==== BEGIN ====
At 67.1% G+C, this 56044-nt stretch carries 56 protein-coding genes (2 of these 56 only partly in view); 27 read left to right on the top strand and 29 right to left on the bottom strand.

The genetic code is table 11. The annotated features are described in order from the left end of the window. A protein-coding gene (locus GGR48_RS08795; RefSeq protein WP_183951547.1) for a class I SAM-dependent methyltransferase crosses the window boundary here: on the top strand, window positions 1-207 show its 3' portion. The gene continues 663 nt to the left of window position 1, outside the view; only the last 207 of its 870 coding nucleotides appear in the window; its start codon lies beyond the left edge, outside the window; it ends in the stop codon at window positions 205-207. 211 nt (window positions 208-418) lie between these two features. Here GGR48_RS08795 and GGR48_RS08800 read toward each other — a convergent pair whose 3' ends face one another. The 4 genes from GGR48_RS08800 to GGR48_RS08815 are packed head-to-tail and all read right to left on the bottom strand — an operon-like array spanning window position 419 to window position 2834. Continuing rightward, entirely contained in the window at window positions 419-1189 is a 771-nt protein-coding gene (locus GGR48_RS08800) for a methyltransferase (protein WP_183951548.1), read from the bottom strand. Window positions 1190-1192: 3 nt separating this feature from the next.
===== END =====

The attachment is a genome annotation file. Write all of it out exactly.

At 67.1% G+C, this 56044-nt stretch carries 56 protein-coding genes (2 of these 56 only partly in view); 27 read left to right on the top strand and 29 right to left on the bottom strand.

The genetic code is table 11. The annotated features are described in order from the left end of the window. A protein-coding gene (locus GGR48_RS08795; RefSeq protein WP_183951547.1) for a class I SAM-dependent methyltransferase crosses the window boundary here: on the top strand, window positions 1-207 show its 3' portion. The gene continues 663 nt to the left of window position 1, outside the view; only the last 207 of its 870 coding nucleotides appear in the window; its start codon lies beyond the left edge, outside the window; it ends in the stop codon at window positions 205-207. 211 nt (window positions 208-418) lie between these two features. Here GGR48_RS08795 and GGR48_RS08800 read toward each other — a convergent pair whose 3' ends face one another. The 4 genes from GGR48_RS08800 to GGR48_RS08815 are packed head-to-tail and all read right to left on the bottom strand — an operon-like array spanning window position 419 to window position 2834. Continuing rightward, entirely contained in the window at window positions 419-1189 is a 771-nt protein-coding gene (locus GGR48_RS08800) for a methyltransferase (protein WP_183951548.1), read from the bottom strand. Window positions 1190-1192: 3 nt separating this feature from the next.